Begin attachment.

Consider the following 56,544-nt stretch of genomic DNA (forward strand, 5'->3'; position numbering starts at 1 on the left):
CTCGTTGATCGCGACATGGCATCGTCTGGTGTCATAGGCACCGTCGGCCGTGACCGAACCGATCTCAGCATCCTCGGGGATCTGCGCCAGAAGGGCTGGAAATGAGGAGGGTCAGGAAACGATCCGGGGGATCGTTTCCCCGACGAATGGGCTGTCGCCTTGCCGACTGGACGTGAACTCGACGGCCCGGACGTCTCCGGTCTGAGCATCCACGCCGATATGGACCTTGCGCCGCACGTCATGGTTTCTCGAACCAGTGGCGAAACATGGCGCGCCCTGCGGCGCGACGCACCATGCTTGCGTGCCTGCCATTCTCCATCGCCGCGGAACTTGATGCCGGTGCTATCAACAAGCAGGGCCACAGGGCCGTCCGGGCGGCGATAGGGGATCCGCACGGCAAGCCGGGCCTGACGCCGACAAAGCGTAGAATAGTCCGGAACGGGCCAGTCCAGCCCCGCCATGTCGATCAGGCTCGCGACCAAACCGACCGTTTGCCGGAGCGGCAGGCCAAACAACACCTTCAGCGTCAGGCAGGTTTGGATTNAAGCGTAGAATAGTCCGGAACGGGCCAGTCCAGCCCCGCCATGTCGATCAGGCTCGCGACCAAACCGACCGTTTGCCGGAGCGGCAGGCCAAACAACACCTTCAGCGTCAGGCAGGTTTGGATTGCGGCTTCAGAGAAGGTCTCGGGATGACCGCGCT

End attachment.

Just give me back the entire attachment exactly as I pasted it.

Consider the following 56,544-nt stretch of genomic DNA (forward strand, 5'->3'; position numbering starts at 1 on the left):
CTCGTTGATCGCGACATGGCATCGTCTGGTGTCATAGGCACCGTCGGCCGTGACCGAACCGATCTCAGCATCCTCGGGGATCTGCGCCAGAAGGGCTGGAAATGAGGAGGGTCAGGAAACGATCCGGGGGATCGTTTCCCCGACGAATGGGCTGTCGCCTTGCCGACTGGACGTGAACTCGACGGCCCGGACGTCTCCGGTCTGAGCATCCACGCCGATATGGACCTTGCGCCGCACGTCATGGTTTCTCGAACCAGTGGCGAAACATGGCGCGCCCTGCGGCGCGACGCACCATGCTTGCGTGCCTGCCATTCTCCATCGCCGCGGAACTTGATGCCGGTGCTATCAACAAGCAGGGCCACAGGGCCGTCCGGGCGGCGATAGGGGATCCGCACGGCAAGCCGGGCCTGACGCCGACAAAGCGTAGAATAGTCCGGAACGGGCCAGTCCAGCCCCGCCATGTCGATCAGGCTCGCGACCAAACCGACCGTTTGCCGGAGCGGCAGGCCAAACAACACCTTCAGCGTCAGGCAGGTTTGGATTNAAGCGTAGAATAGTCCGGAACGGGCCAGTCCAGCCCCGCCATGTCGATCAGGCTCGCGACCAAACCGACCGTTTGCCGGAGCGGCAGGCCAAACAACACCTTCAGCGTCAGGCAGGTTTGGATTGCGGCTTCAGAGAAGGTCTCGGGATGACCGCGCT